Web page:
Life isn’t fair because there’s too much we can’t control. But when there’s something unfair that we can control, it’s time for a change.
Major League Baseball has had two separate leagues since its inception, and each league was split into East and West divisions starting in 1969. Twenty-five years later, a Central division was added to each league, and a wild card spot allowed a non-division winner into the playoffs for the first time in the league’s history.
Win your division, and you’re in the playoffs. It doesn’t matter the circumstances, just win your division. That’s the way it’s always been, and after all, baseball is a game of tradition.
But what are divisions? They’re just groups of five generally geographically close teams.
Moreover, divisions aren’t equally balanced groups of five teams; they’re just five arbitrarily placed together teams. So to say that a team needs to be better than four other arbitrarily picked teams to make the playoffs would just be unfair.
Most of that “unfairness” is eliminated with the addition of a wild card. In four of the last five seasons, the AL East has been home to two of the three best teams in the American League, but thanks to the Wild Card both teams have qualified for the postseason.
But sometimes teams aren’t so lucky. The best five teams record-wise don’t always get to the playoffs because the divisions are often not equally talented.
If the season ended right now, the Angels, owners of the fifth best record in the AL, would not make the playoffs. Their record is 38-32, but the Indians are leading the AL Central with a 36-32 record, so Cleveland would be the team playing into October.
Sure, we’re not even half way into the 2012 season, but situations like the Angels’ predicament have happened plenty of times before. In fact, they’ve happened not so long ago.
In 2009, the Rangers finished second in the AL West with an 87-75 record, good for fourth best in the AL. But Minnesota and Detroit were locked up at 86-76 atop the AL Central, so they had a one-game playoff to see who would advance to the postseason. Texas was just out of luck.
Basically the same situation played out the year before with the Yankees finishing third in the AL East with an 89-73 record—the fourth best in the AL. Chicago and Minnesota were each 88-74, so Chicago made the playoffs after winning their 163rd game of the season.
But that wasn’t even the most extreme example of unfairness from that 2008 season.
The Los Angeles Dodgers won the NL West that year with an 84-78 record. Three other National League teams (the 89-win Mets and the 86-win Astros and Cardinals) finished with more victories than the Dodgers. And that’s not even considering the Marlins, who also finished with 84 wins, despite playing one less game.
Naturally, the Dodgers deserved to make they playoffs because they had the best record in a group of five arbitrarily grouped teams.
And worst of all is the 2005 San Diego Padres. They won 82 of their 162 games, but qualified for the postseason because the other four teams in their division could only muster 77, 75, 71, and 67 wins.
San Diego got to feast on the worst division in recent memory, while the NL East saw it’s worst team (Washington) finish 81-81. MLB schedules have each team play 45% of their games against divisional teams—San Diego got a bunch of cupcakes, while the NL East teams spent nearly half their schedule beating themselves up.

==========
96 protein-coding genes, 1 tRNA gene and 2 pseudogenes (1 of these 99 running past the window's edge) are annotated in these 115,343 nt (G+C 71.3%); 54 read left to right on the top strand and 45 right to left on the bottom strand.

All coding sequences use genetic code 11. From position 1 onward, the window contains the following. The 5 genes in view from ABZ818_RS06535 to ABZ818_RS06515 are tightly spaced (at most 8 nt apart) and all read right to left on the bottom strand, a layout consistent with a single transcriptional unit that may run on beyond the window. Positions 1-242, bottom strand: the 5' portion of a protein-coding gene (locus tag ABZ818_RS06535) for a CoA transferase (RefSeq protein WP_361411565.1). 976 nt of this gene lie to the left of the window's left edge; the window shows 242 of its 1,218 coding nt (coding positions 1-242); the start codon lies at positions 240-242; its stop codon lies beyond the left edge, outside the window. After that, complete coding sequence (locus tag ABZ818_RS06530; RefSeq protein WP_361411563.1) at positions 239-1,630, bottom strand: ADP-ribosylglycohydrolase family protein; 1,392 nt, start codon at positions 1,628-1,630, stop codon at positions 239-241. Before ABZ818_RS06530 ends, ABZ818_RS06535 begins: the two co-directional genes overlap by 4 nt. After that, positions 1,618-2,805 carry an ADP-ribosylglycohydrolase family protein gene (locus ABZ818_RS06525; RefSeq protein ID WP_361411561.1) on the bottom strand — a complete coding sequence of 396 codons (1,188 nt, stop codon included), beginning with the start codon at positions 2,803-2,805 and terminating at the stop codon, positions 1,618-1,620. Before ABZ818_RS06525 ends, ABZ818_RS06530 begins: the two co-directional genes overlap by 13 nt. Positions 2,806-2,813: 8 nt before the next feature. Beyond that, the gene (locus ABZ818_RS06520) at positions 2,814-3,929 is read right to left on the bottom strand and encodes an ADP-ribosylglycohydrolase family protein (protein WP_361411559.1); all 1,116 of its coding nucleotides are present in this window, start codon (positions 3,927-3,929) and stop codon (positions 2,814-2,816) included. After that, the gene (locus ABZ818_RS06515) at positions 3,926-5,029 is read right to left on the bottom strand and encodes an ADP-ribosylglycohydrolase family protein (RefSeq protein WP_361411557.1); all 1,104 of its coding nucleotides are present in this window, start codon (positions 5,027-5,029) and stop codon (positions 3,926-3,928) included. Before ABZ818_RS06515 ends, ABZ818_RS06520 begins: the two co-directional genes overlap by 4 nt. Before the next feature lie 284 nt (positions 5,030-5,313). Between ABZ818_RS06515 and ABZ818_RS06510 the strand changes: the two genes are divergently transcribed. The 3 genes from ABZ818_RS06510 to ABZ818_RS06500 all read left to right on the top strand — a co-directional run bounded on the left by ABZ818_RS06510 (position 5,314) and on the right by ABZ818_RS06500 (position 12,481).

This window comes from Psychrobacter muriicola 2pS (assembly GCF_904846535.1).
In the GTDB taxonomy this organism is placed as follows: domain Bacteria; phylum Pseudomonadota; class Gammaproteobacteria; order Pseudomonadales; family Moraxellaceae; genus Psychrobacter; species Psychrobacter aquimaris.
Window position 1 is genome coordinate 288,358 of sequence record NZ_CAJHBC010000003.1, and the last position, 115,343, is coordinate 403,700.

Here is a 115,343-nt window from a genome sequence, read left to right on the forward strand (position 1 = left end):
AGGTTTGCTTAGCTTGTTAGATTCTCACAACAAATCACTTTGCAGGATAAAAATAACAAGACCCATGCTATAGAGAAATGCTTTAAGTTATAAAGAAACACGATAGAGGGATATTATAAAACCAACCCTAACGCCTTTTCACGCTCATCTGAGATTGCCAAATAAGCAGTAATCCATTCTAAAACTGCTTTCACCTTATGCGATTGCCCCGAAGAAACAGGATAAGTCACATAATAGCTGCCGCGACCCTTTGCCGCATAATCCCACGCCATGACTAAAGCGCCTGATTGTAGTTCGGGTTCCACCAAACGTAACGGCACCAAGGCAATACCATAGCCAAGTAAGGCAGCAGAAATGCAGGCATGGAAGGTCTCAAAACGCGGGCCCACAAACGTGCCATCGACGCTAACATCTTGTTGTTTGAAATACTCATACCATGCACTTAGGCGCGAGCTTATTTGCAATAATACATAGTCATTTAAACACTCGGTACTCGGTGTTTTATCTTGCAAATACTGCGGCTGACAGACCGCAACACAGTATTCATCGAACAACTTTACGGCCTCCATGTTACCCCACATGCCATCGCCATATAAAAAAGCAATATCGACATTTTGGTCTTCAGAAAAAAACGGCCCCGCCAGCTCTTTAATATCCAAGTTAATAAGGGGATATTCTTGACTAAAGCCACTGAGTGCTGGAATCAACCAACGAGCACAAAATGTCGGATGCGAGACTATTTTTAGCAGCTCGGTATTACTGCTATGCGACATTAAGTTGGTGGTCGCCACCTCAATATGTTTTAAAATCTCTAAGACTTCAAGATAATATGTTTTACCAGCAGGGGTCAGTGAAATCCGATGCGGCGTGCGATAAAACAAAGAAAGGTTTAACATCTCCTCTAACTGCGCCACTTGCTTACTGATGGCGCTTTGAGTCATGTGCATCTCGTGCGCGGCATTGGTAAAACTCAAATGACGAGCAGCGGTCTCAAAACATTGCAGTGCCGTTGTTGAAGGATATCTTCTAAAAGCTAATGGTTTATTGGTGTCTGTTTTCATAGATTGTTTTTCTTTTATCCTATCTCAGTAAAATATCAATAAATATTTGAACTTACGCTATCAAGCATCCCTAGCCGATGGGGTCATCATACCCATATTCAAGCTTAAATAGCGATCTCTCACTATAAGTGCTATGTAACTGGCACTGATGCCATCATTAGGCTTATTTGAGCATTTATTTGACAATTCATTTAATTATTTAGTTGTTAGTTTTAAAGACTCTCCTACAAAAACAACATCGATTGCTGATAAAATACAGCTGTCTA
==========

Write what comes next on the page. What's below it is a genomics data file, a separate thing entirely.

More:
Baseball is rearranging their schedule next season when the Astros switch from the NL Central to the AL West. But I suggest that MLB changes the landscape of the league ever further for the 2013 season. I think that they should completely do away with divisions.
Eliminating divisions entirely would do two things to help equity in baseball. One, it would remove the unbalanced schedules that hurts teams in overly-competitive divisions. Two, it makes sure that the teams with the five best records make it to the postseason.
For years, the Toronto Blue Jays have been in a mess of trouble if they wanted to make the postseason. It’s not just that they’re fighting an uphill battle trying to finish the year with a better record the Yankees, Red Sox, and Rays. They also have to spend 9 out of every 20 game playing these tough opponents before they play out-of division teams.
Some teams, like the 2011 Tigers for example, have that 45% chunk of their schedule against just terrible opposition. After Detroit, no other team in the division had a winning record.
The Tigers played that 45% of their schedule against divisional teams with a dismal .452 winning percentage. I bet Toronto would have killed for that instead of their brutal schedule of teams with a combined .535 winning percentage.
Now that there are fifteen teams in each league, every day will have at least one interleague game. So with that in mind, why not give ever team an even schedule? Each team can play two-thirds of their games against the other fourteen teams in their league with the last third being interleague games. No team faces an unnecessarily hard schedule, and nobody gets a Boise State-style cakewalk schedule.
With balanced schedules and no more divisions, MLB would basically ensure that the the five best teams in each league would make the playoffs. No more 82-win division champs. No more crazy tough schedules.
What’s there to lose? Sure, there will be fewer Red Sox/Yankees games, but that will make each matchup mean more. And yes, there will be longer flights, but teams can have extended road trips to visit geographically close teams in a row (a 12-day road trip against the Cubs, White Sox, Brewers, and Twins).
And when it all comes down to it, I’d rather have a profitable sports league spend a bit more on travel to have a more fair way to pick playoff teams.